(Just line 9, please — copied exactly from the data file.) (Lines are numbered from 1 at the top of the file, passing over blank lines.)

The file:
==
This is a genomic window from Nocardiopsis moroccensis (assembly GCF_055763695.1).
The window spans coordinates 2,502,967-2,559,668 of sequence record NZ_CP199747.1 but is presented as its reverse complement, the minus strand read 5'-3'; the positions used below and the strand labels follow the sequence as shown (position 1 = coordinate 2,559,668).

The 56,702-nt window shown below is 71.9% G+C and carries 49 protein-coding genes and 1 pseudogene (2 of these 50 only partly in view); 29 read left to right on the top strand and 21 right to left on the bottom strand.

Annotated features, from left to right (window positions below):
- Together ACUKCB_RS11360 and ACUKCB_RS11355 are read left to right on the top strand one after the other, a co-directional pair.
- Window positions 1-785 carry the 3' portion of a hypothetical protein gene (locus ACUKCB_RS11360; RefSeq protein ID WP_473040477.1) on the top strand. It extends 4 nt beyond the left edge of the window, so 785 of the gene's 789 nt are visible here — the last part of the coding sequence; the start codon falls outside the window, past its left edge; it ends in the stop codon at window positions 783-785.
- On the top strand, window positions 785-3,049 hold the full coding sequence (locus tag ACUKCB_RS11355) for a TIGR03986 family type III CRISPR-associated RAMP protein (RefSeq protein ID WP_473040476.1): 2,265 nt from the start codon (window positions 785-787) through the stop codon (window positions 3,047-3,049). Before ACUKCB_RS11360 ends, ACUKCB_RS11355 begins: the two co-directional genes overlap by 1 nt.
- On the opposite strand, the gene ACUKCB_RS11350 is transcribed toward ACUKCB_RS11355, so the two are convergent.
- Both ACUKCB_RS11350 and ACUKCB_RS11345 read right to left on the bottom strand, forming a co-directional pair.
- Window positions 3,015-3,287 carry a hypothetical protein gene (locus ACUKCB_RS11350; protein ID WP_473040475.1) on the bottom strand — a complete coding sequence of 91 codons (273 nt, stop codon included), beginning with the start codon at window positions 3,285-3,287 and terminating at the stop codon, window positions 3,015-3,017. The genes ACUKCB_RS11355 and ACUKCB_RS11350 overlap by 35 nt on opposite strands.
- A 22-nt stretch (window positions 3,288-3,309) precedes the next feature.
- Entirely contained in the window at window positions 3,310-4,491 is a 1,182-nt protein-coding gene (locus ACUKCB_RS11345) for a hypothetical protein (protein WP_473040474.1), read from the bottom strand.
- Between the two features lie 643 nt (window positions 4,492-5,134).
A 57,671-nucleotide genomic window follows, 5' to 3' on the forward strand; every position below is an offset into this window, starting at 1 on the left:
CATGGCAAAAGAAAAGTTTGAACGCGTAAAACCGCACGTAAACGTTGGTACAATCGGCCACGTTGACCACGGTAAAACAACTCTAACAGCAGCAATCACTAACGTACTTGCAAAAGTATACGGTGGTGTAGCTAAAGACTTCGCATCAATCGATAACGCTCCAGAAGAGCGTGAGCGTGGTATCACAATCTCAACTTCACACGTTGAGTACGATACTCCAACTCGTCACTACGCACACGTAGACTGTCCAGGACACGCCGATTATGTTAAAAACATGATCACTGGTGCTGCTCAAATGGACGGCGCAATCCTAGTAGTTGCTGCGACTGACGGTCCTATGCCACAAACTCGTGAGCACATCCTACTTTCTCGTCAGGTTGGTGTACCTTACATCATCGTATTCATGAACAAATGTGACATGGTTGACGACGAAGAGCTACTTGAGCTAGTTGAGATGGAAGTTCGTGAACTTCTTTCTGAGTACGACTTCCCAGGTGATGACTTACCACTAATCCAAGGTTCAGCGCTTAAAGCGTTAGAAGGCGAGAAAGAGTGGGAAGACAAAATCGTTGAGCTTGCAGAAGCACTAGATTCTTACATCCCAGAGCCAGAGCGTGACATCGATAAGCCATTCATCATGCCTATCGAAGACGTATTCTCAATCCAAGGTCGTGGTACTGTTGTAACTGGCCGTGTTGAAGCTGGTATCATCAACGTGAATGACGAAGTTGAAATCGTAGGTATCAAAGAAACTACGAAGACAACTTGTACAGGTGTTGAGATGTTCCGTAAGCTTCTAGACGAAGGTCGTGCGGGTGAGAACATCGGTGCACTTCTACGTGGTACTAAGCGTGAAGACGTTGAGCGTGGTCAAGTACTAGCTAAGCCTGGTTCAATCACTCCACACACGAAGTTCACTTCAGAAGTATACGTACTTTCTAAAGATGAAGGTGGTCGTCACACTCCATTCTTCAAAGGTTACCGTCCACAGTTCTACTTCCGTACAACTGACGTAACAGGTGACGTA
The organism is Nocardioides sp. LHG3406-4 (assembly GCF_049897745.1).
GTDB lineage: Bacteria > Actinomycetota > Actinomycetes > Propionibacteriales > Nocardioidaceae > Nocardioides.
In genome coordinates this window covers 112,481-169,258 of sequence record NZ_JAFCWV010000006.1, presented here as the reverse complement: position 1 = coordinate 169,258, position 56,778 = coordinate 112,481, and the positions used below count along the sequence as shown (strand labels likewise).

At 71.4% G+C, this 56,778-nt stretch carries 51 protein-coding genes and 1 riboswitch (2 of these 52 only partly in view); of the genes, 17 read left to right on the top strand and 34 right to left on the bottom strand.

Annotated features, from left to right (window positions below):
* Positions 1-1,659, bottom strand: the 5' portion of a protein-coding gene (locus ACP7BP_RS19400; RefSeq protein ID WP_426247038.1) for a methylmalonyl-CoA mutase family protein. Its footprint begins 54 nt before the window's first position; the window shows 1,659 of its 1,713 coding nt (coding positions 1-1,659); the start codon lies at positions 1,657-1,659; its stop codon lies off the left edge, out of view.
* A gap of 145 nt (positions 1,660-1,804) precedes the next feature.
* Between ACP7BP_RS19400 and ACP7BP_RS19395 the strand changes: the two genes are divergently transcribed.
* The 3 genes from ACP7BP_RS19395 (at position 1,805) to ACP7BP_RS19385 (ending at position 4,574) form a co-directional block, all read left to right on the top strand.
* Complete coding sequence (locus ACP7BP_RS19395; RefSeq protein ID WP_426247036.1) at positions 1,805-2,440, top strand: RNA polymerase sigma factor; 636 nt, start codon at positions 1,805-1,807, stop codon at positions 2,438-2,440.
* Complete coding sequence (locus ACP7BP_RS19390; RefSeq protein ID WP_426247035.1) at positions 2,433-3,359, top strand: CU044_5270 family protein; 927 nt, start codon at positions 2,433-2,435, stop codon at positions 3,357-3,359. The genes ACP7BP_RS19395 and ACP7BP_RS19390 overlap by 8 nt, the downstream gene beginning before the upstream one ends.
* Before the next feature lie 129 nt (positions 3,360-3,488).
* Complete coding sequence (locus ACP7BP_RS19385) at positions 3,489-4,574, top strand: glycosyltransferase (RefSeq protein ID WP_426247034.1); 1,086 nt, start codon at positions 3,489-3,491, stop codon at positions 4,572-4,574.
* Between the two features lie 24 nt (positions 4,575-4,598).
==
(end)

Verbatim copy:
- Both ACUKCB_RS11350 and ACUKCB_RS11345 read right to left on the bottom strand, forming a co-directional pair.